Basic Income Pilot Program Nears Launch
For many Iowa families, the margin between comfort and need can be razor thin. A non-emergency medical procedure or even a new set of tires can be impossibly inaccessible without months of planning and saving. The steady permeation of low earning in both urban and rural settings has created a chronically challenging existence for otherwise hard-working families across the state.
Too often, the difference between meeting or missing basic needs can be as little as a few hundred dollars and, today, the added reality of inflation clearly adds additional pressure to the gaps between rising costs and stagnant income. Poverty is an anchor, limiting a family’s ability to afford the most basic of human needs and affecting practically every effort to improve conditions. Without decent and reliable transportation or fuel, securing better employment is limited, especially when most low-paying jobs offer no time off for personal matters or job searches. Without preventative healthcare and regular checkups, illnesses can be more severe and frequent.
A new project from The Harkin Institute, launching early in 2023, is designed to alleviate financial stresses on low-income workers. UpLift- The Central Iowa Basic Income Pilot modeled after a successful program created at the University of Pennsylvania School of Social Policy and Practice, will provide a $500 monthly stipend to 110 low-income families or individuals over a two-year period.
“Poverty is a chronic obstacle,” said Ashley Ezzio, Lead Programmer of UpLift, “Month upon month of limited income in the face of steady-to-rising financial obligations impacts a family’s ability to simply survive.”
Michael Berger, the other Programmer of the project, added, “When twenty five percent of central Iowans are spending more than a third of their income on housing, there’s not much room for food, child care or basic medical care.”
Researchers are currently in the process of choosing participants for the program. Participants must reside in Dallas, Polk or Warren Counties, have at least one dependent (up to the age of 25 years) and have a household income of up to 60 percent Area Median Income (AMI).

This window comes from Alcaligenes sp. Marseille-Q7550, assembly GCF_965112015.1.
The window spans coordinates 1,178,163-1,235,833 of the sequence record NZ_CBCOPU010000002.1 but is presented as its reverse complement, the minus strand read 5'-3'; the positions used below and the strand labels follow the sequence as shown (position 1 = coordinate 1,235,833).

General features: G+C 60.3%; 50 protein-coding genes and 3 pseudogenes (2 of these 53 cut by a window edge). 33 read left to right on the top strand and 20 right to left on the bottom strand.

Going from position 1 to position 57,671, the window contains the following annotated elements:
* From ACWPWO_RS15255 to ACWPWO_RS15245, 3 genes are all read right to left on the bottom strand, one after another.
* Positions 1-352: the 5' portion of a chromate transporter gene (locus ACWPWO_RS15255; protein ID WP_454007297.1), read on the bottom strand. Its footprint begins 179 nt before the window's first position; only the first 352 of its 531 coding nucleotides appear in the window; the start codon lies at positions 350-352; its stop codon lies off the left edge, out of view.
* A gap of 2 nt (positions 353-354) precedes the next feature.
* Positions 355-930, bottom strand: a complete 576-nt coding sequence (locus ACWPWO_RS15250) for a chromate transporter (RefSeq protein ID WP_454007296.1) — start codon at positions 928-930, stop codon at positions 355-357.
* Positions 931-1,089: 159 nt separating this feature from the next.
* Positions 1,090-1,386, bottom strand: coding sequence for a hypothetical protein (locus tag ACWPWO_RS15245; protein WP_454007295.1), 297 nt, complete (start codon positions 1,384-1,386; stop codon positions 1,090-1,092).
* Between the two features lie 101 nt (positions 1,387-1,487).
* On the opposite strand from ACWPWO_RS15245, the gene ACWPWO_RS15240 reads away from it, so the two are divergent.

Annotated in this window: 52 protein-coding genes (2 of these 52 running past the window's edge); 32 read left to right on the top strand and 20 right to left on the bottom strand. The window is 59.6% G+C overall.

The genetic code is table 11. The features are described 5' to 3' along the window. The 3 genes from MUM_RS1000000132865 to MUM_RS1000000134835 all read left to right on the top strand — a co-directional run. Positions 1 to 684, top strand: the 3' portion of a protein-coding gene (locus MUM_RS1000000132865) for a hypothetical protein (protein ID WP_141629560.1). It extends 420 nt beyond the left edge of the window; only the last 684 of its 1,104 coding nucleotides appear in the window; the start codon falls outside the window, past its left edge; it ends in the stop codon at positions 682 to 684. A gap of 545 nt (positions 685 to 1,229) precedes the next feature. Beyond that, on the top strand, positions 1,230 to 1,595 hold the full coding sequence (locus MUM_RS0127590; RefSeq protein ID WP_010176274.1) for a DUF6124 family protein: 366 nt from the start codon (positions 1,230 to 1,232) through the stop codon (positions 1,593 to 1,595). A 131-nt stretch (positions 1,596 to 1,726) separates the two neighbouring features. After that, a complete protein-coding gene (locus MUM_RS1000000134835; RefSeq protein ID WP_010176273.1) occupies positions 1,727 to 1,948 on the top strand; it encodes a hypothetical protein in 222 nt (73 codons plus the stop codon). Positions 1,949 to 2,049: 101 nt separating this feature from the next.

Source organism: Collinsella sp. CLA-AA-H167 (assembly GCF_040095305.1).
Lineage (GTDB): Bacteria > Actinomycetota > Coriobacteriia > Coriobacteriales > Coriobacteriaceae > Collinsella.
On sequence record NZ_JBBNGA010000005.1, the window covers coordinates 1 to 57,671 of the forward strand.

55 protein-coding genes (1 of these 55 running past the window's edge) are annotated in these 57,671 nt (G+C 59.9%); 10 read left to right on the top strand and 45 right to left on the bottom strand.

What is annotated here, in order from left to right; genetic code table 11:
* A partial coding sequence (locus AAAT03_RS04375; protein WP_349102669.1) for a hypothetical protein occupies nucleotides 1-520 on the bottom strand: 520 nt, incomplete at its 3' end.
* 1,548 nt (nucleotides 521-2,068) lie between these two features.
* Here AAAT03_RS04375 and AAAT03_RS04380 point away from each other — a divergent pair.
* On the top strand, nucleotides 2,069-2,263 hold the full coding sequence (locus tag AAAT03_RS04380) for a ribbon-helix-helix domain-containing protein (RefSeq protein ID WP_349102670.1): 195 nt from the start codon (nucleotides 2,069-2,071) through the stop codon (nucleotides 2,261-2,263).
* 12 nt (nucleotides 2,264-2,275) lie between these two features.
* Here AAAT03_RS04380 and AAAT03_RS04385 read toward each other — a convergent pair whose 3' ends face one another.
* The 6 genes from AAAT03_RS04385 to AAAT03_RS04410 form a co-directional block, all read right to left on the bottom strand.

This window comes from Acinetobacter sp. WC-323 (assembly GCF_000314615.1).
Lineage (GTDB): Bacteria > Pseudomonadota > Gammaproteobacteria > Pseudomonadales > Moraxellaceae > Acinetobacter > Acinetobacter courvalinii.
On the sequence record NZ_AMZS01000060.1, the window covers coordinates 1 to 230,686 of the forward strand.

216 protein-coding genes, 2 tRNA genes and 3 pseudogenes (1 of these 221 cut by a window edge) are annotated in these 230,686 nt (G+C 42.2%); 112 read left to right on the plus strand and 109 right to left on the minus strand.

Participants will be free to use the $500 stipend however they choose to meet basic household needs. Similar projects have shown that recipients benefit by:
- Reducing month-to-month income fluctuations
- Enabling the ability to find better full-time employment
- Improving physical and mental health
- Increasing the ability to participate in quality-of-life activities
- Improving response to unexpected emergencies
- Reducing engagement in the child welfare system
Researchers will track how participants use their additional income each month and measure the impacts the stipend has on the health and well-being of family members.
Additionally, a random control study will compare outcomes from those receiving the monthly stipend to 140 individuals who receive no monthly payment.
Results of similar projects conducted elsewhere give researchers cause for optimism with the Iowa-based program. Successful models have shown improvements in overall community health, requiring fewer medical response resources because more families have improved access to healthcare-related resources. Researchers have also found multi-generational impacts as adults can finally make choices that meet family needs and create a more positive and healthier environment for children, allowing them to better prosper into adulthood.
“What other projects have shown is that even the smallest boost in regular income can make a vast difference for a family,” Berger said. “Participants aren’t looking for handouts. They just need paths to greater financial stability and, hopefully, prosperity.”
Ezzio added, “Nobody chooses to live in poverty. I hope that projects like UpLift can help more people better understand what a trap poverty can be and the importance of providing ways for families to work their ways upward.”
Too frequently, the assumption that poverty is an urban issue prevails and, over time, the economic conditions in rural areas are overlooked or ignored. Participants selected for this project are hard-working Iowans who tend to be stuck in low wage situations. They aren’t able to look for better opportunity because they can’t get away from their current, often low-paying, jobs. Or, if better employment is within reach, many fear what is known as benefit cliffs where they may get more money for their work but in the process lose other benefits such as child care, health care assistance or affordable housing. In such cases, individuals will sacrifice the long-term benefit of a higher paying job for the other, near term, benefits.
This program is designed to provide enough of an economic cushion to allow recipients to maintain better paycheck-to-paycheck bridges and create the ‘room’ needed to secure a more sustainable household budget.
Researchers also hope to gain a better understanding of where to invest private and public funds in order to build and maintain healthier and more prosperous communities. For more information on this innovative program, contact: firstname.lastname@example.org